So, in the country side, because in the cities they were just dying of famine , they prepared bread without kneadding , because a fluffy, nice bread would cause more famine. This what they thought.

    The bread that they produced was firm and heavy.
    They thought that it helped them control better their famine.
    I confirmed this with my mother in Law who has lived that and she told me how she made it.

    She didn't knead it AT ALL. Instead, she used a large wooden spoon to give it 2-3 rounds and then leave it to "rise" for 3-4 hours.

    I have to tell you that this bread haunted for decades the nightmares of Greeks, this is the reason that none produces this kind of bread here.

    One bakery , last year , tried to make such a bread and it became an issue in the newspapers...

    Thanks for mentioning though, I will give it a try. But just flour and water and salt, nothing else.I wait to hear from the expert also.
     
  15. risa

    risa

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    I just bought the book recently for about $9. I haven't made anything from it yet, but I'll try to make time this weekend and bake a couple of loaves or so.
     
  16. kylew

    kylew

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    We're counting on you Risa!
     
  17. suzanne dunaway

    suzanne dunaway

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    Oops. lost my reply. So, to finish up: When I teach a class, and I have taught many, I am trying to interest students in making their own breads at home and I wish to dispel the fear that many have of baking, plus dispel the myths and mystique of bread which often give the novice baker the sense that unless he or she makes 14 day starter and uses spring water and grind his or her own flour that the bread will fail. Nonsense. I can teach a complete novice how to make a good, tasty, chewy and memorable bread in 90 minutes. So, there's my take on kneading, and yes, I do it for brioche, banging the dough, crashing the dough, slapping the dough against my granite board with gusto! But brioche is not ciabatta. Give me a good open-structured, wood oven tasting bread anyday.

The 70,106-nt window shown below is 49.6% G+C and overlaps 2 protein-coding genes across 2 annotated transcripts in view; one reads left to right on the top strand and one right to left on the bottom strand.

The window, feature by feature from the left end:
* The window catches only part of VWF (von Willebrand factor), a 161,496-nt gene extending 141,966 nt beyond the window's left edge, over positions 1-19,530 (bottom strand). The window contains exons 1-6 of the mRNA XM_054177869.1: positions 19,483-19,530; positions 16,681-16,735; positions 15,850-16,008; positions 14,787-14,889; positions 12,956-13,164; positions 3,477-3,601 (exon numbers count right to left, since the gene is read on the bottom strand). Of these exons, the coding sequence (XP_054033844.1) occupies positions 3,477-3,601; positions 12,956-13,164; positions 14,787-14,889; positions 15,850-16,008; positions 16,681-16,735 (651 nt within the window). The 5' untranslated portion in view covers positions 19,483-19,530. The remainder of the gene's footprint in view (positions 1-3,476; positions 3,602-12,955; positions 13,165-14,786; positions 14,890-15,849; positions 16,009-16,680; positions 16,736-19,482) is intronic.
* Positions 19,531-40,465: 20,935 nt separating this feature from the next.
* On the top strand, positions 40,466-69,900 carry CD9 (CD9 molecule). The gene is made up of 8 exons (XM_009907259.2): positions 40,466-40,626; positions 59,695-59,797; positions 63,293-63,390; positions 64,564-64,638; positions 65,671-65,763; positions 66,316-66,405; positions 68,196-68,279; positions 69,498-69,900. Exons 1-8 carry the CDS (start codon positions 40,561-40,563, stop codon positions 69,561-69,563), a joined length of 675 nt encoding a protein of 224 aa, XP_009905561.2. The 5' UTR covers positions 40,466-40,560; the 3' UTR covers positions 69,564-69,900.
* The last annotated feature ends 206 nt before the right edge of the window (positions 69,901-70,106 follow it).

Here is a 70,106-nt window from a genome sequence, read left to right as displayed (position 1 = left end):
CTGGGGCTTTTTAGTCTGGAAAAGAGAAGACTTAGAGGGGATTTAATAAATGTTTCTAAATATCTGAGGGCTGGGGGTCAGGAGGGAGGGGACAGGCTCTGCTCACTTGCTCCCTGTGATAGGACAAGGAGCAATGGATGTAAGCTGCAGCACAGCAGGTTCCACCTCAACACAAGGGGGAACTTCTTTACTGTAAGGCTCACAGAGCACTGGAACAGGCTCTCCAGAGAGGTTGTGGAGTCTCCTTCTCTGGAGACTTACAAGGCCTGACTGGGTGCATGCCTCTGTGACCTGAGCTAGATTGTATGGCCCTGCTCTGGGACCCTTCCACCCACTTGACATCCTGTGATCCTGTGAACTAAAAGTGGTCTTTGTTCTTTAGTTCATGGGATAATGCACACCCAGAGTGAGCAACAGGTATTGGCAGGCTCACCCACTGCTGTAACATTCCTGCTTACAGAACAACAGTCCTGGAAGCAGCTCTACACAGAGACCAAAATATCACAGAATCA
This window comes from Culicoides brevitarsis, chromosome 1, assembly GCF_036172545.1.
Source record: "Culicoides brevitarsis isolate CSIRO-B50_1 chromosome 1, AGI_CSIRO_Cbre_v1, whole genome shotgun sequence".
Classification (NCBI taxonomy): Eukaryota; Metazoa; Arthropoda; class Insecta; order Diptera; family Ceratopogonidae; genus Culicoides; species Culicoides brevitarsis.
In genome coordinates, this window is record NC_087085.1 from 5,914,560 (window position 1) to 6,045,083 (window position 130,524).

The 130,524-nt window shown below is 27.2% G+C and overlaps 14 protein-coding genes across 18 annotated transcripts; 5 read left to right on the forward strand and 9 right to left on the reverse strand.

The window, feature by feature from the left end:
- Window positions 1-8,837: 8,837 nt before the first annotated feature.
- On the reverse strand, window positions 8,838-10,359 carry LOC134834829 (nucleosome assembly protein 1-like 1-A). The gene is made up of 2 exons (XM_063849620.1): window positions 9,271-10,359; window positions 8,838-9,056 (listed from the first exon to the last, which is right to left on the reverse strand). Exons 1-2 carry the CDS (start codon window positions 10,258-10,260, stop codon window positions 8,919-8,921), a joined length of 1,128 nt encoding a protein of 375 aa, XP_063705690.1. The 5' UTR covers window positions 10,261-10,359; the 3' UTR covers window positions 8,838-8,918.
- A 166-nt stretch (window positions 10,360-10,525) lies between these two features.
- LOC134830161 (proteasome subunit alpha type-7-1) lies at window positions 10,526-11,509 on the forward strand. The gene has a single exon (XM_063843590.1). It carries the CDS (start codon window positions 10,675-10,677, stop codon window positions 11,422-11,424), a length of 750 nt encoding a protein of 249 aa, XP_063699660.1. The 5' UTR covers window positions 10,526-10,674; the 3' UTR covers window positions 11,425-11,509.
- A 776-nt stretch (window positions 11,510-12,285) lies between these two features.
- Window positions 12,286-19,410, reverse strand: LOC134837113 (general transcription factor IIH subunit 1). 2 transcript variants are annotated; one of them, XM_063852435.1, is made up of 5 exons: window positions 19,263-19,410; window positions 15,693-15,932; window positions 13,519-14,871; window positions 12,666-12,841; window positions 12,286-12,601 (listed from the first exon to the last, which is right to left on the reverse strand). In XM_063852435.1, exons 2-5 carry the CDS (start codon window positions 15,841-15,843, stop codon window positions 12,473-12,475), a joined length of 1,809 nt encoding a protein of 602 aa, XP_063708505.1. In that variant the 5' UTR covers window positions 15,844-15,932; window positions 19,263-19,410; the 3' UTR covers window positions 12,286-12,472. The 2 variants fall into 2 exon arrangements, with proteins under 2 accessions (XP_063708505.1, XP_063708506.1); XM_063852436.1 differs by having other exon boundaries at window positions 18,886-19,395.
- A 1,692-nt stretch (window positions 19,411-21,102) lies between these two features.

18. kylew

    kylew

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    Thank you for joining our discussion Suzanne :) It seems a shame that the bulk of you message is floating around in CyberSpace. I think I get your point though. We here at ChefTalk are a pretty adventurous lot. When it comes to bread we ain't ascared a nuthin! On the contrary, we are a curious lot and love to learn new things.

    There are some who would have you believe that baking bread is a complicated process that requires strict attention to detail, that any deviation form the rules will result in disaster. Thankfully there are others, like yourself, that make the matter of bread baking approachable and enjoyable:)
     
  19. momoreg

    momoreg

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    Suzanne, I'm glad you could join us here, and I look forward to future posts by you. I'll have to look for your book in the stores.

    A warm welcome to cheftalk!:)
     
  20. kokopuffs

    kokopuffs

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    Suzanne:

    May I say that I tackled breadmaking by purchasing a 50 pound bag of all purpose flour from a local organic mill, a Kitchen Aid mixer, and a 1 pound bag of SAF Red Instant yeast. And I had at it. It's been a great experience.

    May I recommend that you inform your students that they, too, can get 50 pound bags of all purpose flour - even King Arthur flour - from their local food distributor. The distributors do, indeed, sell retail. And the flour should cost about $15 or less per 50 pound sack.